While I understand where your gf is coming from, I have also both seen and experienced that no one likes to have decisions made for them or forced upon them, so your initial reaction is understandable. Becoming a vegan is a commitment that one should make for themselves, not feel pressured upon them. That said, I think there are many ways that a couple with different beliefs can make things work, as long as both are willing to compromise and respect each other.
Of course you are not obligated to change because she wants to, but perhaps you can make the effort to do a little research and understand why she might want to make this change. My husband watched a couple documentaries with me and I think that helped him understand where I was coming from Additionally, I think discussing the future and kids right now might be adding too much weight to an already challenging situation. Perhaps give it some time for the new lifestyle to sink in, and each of you find your groove, before adding more stress
I wish and hope all the best for you and your gf
|06-01-2016 08:07 AM|
|Heaven is a Halfpipe||
I think the nail was hit on the head by saying new people to vegetarian and vegan lifestyles are quite angry because most people stop eating meat and consuming dairy as a result of learning the level of suffering animals are put through to farm meat and some dairy products.
Listen, at the end of the day this is more of a relationship issue and how you interpreted being dictated to how your children would be raised, I wouldn't like it either if for example she was a meat eater and said our children would be raised on meat whether I like it or not, probably a reason I'd be hesitant seriously dating a meat eater - our ideals simply wouldn't gel together - but if I did, I know I'd feel strongly about our children to not be eat meaters. I wouldn't put it quite like your girlfriend did but I kind of see where she's coming from.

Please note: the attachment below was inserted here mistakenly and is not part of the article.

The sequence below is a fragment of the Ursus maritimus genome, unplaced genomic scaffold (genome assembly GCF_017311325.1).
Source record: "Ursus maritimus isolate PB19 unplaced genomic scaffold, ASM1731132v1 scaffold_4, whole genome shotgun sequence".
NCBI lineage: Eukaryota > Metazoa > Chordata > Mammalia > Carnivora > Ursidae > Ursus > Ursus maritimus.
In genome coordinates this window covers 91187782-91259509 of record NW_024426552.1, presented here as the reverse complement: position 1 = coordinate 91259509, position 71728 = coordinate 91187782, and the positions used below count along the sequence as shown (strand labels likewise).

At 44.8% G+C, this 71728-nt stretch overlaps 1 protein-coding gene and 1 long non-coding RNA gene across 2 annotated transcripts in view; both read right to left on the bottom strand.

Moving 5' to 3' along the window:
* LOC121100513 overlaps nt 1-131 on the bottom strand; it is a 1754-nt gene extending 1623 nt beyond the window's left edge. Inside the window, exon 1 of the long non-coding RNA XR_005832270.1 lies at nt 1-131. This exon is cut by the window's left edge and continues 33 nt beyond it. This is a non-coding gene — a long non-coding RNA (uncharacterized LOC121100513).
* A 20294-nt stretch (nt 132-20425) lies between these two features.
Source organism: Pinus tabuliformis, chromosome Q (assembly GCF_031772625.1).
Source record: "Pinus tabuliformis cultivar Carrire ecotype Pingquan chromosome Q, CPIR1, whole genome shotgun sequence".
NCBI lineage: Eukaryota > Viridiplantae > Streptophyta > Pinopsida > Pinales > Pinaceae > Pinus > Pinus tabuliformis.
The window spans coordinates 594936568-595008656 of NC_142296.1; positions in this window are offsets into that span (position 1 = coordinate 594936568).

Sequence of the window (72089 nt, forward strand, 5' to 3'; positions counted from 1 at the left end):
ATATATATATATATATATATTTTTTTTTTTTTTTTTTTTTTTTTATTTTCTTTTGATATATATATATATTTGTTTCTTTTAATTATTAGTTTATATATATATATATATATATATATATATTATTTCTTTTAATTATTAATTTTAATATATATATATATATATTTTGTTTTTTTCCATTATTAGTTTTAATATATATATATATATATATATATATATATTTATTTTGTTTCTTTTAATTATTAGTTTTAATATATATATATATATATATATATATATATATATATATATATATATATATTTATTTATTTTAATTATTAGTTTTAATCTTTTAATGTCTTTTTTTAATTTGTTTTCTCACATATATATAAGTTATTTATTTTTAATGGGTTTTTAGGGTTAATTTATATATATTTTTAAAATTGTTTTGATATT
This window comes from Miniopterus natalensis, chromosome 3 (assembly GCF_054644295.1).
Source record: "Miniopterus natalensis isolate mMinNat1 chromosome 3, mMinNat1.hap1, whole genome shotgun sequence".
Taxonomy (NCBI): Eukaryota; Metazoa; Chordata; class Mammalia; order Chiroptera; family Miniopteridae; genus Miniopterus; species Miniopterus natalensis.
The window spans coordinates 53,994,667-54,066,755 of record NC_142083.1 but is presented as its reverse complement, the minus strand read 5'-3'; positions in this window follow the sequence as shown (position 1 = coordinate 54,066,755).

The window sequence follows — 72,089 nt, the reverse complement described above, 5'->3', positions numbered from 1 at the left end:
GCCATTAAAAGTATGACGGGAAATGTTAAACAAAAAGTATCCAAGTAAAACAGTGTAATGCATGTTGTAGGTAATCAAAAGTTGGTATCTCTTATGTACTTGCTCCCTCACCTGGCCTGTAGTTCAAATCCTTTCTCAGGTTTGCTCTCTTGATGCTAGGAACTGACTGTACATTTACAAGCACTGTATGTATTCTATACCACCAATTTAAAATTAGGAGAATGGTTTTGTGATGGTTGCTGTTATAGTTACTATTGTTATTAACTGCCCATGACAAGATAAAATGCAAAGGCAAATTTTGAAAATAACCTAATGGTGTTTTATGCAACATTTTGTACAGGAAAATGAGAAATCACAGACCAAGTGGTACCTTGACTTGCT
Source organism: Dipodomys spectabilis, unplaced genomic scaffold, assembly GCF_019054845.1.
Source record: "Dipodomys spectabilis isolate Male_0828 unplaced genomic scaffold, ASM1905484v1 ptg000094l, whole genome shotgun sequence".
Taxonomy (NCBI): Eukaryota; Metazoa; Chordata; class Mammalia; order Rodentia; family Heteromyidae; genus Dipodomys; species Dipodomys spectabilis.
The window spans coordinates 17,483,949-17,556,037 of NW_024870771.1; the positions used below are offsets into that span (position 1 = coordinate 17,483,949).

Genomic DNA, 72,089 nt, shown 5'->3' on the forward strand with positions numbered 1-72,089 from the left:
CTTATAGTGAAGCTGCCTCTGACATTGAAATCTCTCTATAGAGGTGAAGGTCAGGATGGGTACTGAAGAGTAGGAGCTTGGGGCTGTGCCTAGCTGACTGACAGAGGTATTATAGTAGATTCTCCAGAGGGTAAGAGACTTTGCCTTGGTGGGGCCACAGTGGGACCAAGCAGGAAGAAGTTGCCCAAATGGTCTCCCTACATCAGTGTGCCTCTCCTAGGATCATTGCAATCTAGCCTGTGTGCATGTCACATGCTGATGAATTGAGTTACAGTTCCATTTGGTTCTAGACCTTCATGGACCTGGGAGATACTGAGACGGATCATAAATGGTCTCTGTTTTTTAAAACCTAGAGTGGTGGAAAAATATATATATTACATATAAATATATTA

I'd just assure you that raising children without meat is perfectly okay and healthy; human beings are not carnivores, nor omnivores for that matter. There's a reason we don't water at the mouth when watching wildlife documentaries of lions tearing flesh from zebras, nor do we consume raw meat like all of the worlds carnivores do. Our teeth and digestive systems are much more comparable with herbivores and more and more cancer and other devastating illnesses are being linked to meat consumption. This alone should be a reason I'd just go along with your children not eating meat, better to be safe than sorry.
I'm not preaching to you, just trying to assure you that human beings including children can be more than healthy without consuming meat, so I'd advocate raising your children without meat and let then decide for themselves later on what they think is better for them.
|06-01-2016 06:10 AM|
Agreed with the person who said her being a new vegan is probably playing a big role in how she reacted. A lot of new vegans are angry because they just learned what they were taking part it.
"I want them to be able to choose their life, not us."
I know this always sounds like a good idea (every one says it), but one problem with this: You, the parents, will have to choose their life until they're old enough. You're not going to let a two year old choose what they eat, or they'll probably eat candy all the time.
I stopped eating meat when I was 20 years old, and I wish my family had never fed me meat. My husband was raised as a vegetarian from birth, has never wanted to eat meat, and is happy his parents never fed it to him.